When I was younger I thought that big ideas could only be found in big works —symphonies, operas, murals, large paintings, and so on. Foolish, of course, but in those days I was much enamored of ‘grand’ things. With time and age I came to realize that, while my former notion wasn’t entirely incorrect, often the purest expression of an artist’s spirit comes in small scale work. It allows for an intimacy that grander offerings can’t provide.
No one would seriously dispute the greatness and humanity of Rembrandt’s painting, but I think the human being that was the artist is most truly present in his sketches and casual drawings. And sketch he did. Every imaginable subject came within his sights. He particularly liked to capture the simple goings on of his household. Indeed, he was a man who needed a household and a steady female companion. In 1634 he married Saskia Uylenburgh, who was the great love of his life. She bore him four children, though only one, his son Titus, survived infancy. Sadly, Saskia herself died young in 1642, living only one year after the birth of Titus. Rembrandt soon transferred his affections to Titus’s nurse, Geertje Dircx, before, in 1649, entering into a common-law marriage with Hendrickje Stoffels. And through it all he was drawing. We see Saskia going about her daily tasks, combing her hair, sleeping. His drawings of Saskia on her sick bed are heartrending. His loss was terrible but the drawing goes on. We see Geertje rearing the young Titus, teaching him to walk, easing him past his fears.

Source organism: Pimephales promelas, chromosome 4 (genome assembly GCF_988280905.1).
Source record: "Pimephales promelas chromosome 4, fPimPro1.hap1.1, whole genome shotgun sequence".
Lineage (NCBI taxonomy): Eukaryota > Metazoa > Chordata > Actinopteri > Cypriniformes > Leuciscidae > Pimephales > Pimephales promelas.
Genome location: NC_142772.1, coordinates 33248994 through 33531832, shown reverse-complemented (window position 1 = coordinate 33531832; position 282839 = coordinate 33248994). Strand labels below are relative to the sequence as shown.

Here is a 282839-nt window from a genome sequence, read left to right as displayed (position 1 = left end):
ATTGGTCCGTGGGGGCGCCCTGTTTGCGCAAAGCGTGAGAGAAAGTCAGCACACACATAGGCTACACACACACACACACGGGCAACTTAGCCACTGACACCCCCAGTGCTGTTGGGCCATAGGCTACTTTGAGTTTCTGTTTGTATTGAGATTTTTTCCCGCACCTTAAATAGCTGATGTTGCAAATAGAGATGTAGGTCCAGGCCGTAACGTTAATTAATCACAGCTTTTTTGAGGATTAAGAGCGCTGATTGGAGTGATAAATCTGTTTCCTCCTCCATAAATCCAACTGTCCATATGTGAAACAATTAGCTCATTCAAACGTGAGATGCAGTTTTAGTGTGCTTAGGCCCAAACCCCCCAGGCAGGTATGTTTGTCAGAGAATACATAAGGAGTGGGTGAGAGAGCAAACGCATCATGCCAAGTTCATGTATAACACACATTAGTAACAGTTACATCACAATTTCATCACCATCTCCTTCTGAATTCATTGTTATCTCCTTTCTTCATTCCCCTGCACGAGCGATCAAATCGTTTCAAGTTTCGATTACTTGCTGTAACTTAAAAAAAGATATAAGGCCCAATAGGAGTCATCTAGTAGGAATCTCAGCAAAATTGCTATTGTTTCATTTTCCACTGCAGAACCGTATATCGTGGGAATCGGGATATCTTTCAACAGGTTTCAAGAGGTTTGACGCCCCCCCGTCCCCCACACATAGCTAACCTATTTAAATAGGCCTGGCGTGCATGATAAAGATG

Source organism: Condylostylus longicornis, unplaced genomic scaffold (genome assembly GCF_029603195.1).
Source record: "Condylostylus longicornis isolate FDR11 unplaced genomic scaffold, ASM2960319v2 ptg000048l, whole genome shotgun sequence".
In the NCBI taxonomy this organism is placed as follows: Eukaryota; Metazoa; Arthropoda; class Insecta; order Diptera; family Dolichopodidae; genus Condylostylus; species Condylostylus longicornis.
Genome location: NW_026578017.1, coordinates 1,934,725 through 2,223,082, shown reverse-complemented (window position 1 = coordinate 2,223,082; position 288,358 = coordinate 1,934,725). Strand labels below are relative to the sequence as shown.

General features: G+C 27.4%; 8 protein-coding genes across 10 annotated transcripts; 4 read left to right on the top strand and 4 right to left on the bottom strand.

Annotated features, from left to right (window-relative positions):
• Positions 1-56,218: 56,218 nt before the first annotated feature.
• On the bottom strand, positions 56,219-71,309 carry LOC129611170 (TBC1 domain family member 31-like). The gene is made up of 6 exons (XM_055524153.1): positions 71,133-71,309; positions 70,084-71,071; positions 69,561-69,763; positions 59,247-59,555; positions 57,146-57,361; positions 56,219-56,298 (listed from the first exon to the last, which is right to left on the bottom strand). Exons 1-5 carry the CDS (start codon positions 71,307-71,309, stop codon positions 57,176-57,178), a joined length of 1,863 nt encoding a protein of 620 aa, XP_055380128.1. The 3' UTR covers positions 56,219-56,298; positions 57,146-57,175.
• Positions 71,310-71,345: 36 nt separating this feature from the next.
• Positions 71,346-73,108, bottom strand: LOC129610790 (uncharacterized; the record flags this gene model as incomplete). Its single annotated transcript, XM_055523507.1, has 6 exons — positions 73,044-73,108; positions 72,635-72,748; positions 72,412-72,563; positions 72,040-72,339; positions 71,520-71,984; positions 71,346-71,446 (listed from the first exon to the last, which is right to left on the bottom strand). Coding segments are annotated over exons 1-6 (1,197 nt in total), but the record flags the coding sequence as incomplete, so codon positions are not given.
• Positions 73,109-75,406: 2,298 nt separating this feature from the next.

Rembrandt’s fascination with observing and interpreting everyday life never slackened. Nothing was too small or simple for his pen—cooking, cleaning, bathing, child rearing, eating, even peeing along a roadside. Whatever the members of his household or the people in the neighborhood were doing found a place in his sketchbook, and nowhere else does his fundamental sympathy with the human condition come through as clearly. He gave us many drawings focused on motherhood and they are personal, honest, real —so very different from the sentimentality of the Victorians.
Draftsmanship of this caliber has rarely been equaled; it has never been surpassed. Notice that in Women Teaching a Child to Walk the women are only represented by a few lines, but these are all the viewer needs to feel the tenderness and care the women have for the child. In Child Frightened by a Dog, the emotions of all those present —the woman, the child, and the dog— are all perfectly captured. And finally, in Naughty Child, one feels the frantic tantrum of the child and the struggle of the woman, her body tensed, her weight pressing on her front leg, her upper body rigid as she struggles to deal with the child’s manic energy. I confess that this happens to be one of my favorite drawings in all of art.
So here’s wishing a Happy Mother’s Day to mothers everywhere, past, present, and future. Rembrandt van Rijn has given expression to your patience, energy, and endurance as you bring the next generation along.
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Copyright 2013 James Tucker